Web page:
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Female head covering in the early Imperial period: questions of the covered 'other' and the ideal of Augustan womanhood

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thesis
posted on 29.03.2022, 00:35 by Elizabeth Smith
This thesis examines the nature of the literary evidence for female head covering in early imperial Rome (defined for this purpose as 31 BC- AD 68) via a socio-cultural analysis of early imperial poetry. Data is collected from searches in the Thesaurus Latinae Linguae (TLL) for the terms amictus, palla, infula, vitta, mitra and flammeum. Patterns as to the use of these head covering garments and adornments to characterise female protagonists in early imperial poetry are analysed and early imperial attitudes to covering are determined. It is proposed that attitudes to covering in early imperial Rome were not beholden to a single perspective and concluded that a complex discourse on covering existed in early imperial literature. The approach of the thesis is informed by a post-colonial feminist reading of Orientalism that allows for critique of previous scholars who have ‘other-ed’ ancient women vis-à-vis the use of terms such as ‘veil’. Application of this reading to the early imperial corpus elucidates information about gender roles in the Augustan era and provides insight into ancient Rome as a nuanced culture that possessed an array of social roles, values and ways of making meaning.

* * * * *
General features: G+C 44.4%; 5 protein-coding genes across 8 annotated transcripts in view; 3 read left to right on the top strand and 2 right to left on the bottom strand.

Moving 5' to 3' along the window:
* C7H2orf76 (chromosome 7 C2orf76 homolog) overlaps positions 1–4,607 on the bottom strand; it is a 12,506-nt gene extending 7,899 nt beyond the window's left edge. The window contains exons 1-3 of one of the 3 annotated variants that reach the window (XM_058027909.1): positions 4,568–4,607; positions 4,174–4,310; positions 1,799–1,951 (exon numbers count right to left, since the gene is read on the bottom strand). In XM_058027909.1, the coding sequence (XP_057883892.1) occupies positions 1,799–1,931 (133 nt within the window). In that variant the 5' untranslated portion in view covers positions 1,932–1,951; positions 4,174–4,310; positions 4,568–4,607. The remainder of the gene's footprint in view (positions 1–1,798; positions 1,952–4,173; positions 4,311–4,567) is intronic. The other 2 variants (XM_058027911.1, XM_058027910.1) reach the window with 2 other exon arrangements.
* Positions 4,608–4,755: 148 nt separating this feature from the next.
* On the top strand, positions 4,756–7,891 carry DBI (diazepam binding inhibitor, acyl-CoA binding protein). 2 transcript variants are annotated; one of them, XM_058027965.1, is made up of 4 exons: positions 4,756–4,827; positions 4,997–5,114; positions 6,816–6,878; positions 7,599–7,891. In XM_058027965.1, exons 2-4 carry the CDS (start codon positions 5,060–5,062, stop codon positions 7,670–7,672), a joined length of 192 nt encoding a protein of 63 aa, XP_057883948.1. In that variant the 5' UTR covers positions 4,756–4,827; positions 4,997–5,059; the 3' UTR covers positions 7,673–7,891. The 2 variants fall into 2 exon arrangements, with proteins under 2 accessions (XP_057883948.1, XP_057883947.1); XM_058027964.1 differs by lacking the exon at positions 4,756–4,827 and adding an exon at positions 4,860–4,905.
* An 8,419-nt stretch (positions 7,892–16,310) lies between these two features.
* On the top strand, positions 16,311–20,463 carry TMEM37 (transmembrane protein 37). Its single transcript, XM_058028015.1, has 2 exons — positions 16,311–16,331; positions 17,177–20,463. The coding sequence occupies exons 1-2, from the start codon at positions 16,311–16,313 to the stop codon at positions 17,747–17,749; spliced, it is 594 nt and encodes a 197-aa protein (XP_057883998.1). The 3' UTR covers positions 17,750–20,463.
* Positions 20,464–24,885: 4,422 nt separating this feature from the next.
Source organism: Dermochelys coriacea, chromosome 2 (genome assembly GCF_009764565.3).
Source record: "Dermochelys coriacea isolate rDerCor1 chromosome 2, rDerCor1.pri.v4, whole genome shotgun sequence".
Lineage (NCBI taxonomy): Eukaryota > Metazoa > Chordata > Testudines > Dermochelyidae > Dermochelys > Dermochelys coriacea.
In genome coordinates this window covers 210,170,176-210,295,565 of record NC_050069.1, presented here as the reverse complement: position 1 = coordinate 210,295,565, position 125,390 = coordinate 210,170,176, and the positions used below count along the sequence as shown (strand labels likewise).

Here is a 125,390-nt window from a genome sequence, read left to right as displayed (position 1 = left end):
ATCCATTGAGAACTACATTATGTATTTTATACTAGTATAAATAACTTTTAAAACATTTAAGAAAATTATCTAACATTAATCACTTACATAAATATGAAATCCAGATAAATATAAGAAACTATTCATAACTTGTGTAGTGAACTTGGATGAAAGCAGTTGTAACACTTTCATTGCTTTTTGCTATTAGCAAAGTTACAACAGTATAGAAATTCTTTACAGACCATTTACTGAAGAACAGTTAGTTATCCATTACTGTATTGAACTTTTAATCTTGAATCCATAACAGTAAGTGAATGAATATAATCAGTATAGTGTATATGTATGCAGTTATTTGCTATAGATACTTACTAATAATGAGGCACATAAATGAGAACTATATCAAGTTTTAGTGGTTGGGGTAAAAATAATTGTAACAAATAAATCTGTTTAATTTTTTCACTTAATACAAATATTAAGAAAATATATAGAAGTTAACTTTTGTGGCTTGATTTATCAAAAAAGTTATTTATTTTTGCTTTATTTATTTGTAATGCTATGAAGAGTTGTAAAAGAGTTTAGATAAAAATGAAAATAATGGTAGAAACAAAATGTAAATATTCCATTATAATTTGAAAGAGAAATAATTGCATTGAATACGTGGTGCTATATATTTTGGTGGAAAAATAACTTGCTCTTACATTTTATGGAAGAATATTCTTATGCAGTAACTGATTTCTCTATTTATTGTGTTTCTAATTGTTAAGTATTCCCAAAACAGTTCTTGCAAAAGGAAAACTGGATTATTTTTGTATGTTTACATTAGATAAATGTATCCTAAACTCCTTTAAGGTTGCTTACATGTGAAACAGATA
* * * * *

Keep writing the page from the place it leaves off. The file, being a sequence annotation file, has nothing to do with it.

History

Table of Contents

Chapter One. Review of current scholarship -- Chapter Two. Approach and methodology : language and the construction of identity -- Chapter Three. Early Imperial poetry: the amictus, palla, and the 'deviant' versus 'ideal' female -- Chapter Four. The early Imperial discourse on covering: custom, metaphor and gender -- Conclusion.

Notes

Theoretical thesis. Bibliography: pages 99-106

Awarding Institution

Macquarie University

Degree Type

Thesis MRes

Degree

MRes, Macquarie University, Faculty of Arts, Department of Ancient History

Department, Centre or School

Department of Ancient History

Year of Award

2014

Principal Supervisor

Lea Beness

Rights

Copyright Elizabeth Smith 2014. Copyright disclaimer: http://www.copyright.mq.edu.au

Language

English

Jurisdiction

Italy

Extent

1 online resource (xiv, 106 pages)

Former Identifiers

mq:48817 http://hdl.handle.net/1959.14/1102031